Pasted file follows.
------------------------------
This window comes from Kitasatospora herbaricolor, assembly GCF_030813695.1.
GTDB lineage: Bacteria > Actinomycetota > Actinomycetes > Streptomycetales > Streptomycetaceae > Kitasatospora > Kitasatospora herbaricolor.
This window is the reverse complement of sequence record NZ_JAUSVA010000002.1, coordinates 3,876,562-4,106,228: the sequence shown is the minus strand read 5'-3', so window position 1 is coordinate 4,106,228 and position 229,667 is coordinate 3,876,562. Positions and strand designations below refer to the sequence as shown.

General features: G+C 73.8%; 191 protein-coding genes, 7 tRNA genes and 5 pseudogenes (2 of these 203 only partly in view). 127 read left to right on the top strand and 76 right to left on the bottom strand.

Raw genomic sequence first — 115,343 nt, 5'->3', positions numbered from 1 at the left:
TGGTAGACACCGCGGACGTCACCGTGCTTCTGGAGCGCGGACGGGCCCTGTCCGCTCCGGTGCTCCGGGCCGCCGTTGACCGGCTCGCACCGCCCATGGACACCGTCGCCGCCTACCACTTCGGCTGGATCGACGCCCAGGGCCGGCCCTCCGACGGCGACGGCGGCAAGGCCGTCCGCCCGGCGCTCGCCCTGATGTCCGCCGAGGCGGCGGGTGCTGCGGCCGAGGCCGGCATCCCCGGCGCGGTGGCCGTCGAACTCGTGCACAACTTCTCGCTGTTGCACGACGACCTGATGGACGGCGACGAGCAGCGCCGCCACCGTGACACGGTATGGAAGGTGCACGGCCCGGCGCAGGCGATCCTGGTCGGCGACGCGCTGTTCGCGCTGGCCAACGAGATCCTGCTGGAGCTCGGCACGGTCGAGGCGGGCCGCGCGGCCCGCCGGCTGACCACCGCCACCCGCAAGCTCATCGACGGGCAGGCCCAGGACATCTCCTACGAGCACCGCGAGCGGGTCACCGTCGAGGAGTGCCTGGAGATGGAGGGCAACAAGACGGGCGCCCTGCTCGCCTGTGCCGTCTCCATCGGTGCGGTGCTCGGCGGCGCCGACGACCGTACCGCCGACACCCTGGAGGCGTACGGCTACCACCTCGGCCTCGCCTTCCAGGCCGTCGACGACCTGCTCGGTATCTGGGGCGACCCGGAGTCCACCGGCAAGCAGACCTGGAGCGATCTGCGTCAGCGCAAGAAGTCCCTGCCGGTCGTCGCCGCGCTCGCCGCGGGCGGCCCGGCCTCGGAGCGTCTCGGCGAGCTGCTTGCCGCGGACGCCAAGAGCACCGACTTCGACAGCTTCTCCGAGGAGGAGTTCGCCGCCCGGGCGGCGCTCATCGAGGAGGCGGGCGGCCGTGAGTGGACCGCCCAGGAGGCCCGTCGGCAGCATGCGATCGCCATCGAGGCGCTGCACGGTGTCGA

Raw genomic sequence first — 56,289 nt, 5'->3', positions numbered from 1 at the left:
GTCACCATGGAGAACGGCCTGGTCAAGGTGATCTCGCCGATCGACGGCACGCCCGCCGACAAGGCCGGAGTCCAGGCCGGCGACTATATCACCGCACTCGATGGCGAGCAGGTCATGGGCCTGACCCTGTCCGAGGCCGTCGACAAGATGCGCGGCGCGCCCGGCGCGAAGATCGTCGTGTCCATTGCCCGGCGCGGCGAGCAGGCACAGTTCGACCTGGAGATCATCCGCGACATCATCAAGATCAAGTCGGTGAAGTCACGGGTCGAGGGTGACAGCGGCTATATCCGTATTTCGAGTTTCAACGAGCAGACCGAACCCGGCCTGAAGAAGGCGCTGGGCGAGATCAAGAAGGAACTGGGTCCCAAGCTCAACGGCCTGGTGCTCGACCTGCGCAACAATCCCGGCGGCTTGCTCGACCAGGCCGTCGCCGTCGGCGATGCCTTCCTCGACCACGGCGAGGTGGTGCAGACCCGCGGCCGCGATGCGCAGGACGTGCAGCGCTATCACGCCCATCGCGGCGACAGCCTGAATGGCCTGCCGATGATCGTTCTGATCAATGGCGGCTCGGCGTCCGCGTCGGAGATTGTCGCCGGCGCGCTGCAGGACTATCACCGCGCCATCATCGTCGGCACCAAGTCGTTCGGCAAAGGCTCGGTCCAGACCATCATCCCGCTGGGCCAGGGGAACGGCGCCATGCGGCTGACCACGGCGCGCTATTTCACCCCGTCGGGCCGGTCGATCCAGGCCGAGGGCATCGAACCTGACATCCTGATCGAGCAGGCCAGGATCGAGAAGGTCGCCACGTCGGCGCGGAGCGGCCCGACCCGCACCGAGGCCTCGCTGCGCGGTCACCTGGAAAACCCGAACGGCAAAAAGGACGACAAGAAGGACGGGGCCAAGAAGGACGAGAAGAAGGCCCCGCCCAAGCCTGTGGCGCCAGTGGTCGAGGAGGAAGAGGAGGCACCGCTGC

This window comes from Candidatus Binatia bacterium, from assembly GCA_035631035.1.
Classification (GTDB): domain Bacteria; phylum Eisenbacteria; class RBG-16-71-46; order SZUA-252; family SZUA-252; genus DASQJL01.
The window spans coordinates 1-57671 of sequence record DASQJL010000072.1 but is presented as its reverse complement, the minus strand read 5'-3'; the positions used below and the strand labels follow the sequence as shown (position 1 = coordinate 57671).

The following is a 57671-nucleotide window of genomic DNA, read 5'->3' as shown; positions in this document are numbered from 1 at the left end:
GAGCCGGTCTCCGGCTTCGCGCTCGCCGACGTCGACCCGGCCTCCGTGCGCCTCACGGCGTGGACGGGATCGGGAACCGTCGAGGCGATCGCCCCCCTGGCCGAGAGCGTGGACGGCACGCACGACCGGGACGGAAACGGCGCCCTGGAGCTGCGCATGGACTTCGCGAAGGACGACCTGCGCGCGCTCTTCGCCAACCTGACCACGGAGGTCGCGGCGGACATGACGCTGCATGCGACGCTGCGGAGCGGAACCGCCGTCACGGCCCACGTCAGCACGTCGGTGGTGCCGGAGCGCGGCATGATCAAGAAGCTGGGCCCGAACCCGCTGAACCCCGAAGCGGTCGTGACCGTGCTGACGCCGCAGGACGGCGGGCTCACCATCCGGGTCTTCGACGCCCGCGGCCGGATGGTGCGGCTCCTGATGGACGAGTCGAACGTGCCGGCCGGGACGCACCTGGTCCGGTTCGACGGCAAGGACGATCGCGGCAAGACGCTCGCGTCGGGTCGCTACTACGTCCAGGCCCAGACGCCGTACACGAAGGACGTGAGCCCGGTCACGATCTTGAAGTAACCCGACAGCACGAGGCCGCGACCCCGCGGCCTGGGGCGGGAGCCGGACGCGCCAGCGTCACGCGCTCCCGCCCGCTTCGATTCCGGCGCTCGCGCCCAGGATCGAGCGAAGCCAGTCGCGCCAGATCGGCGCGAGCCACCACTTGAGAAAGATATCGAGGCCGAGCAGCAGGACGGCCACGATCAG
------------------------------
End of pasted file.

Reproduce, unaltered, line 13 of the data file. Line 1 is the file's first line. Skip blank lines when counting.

GAGCCGGTCTCCGGCTTCGCGCTCGCCGACGTCGACCCGGCCTCCGTGCGCCTCACGGCGTGGACGGGATCGGGAACCGTCGAGGCGATCGCCCCCCTGGCCGAGAGCGTGGACGGCACGCACGACCGGGACGGAAACGGCGCCCTGGAGCTGCGCATGGACTTCGCGAAGGACGACCTGCGCGCGCTCTTCGCCAACCTGACCACGGAGGTCGCGGCGGACATGACGCTGCATGCGACGCTGCGGAGCGGAACCGCCGTCACGGCCCACGTCAGCACGTCGGTGGTGCCGGAGCGCGGCATGATCAAGAAGCTGGGCCCGAACCCGCTGAACCCCGAAGCGGTCGTGACCGTGCTGACGCCGCAGGACGGCGGGCTCACCATCCGGGTCTTCGACGCCCGCGGCCGGATGGTGCGGCTCCTGATGGACGAGTCGAACGTGCCGGCCGGGACGCACCTGGTCCGGTTCGACGGCAAGGACGATCGCGGCAAGACGCTCGCGTCGGGTCGCTACTACGTCCAGGCCCAGACGCCGTACACGAAGGACGTGAGCCCGGTCACGATCTTGAAGTAACCCGACAGCACGAGGCCGCGACCCCGCGGCCTGGGGCGGGAGCCGGACGCGCCAGCGTCACGCGCTCCCGCCCGCTTCGATTCCGGCGCTCGCGCCCAGGATCGAGCGAAGCCAGTCGCGCCAGATCGGCGCGAGCCACCACTTGAGAAAGATATCGAGGCCGAGCAGCAGGACGGCCACGATCAG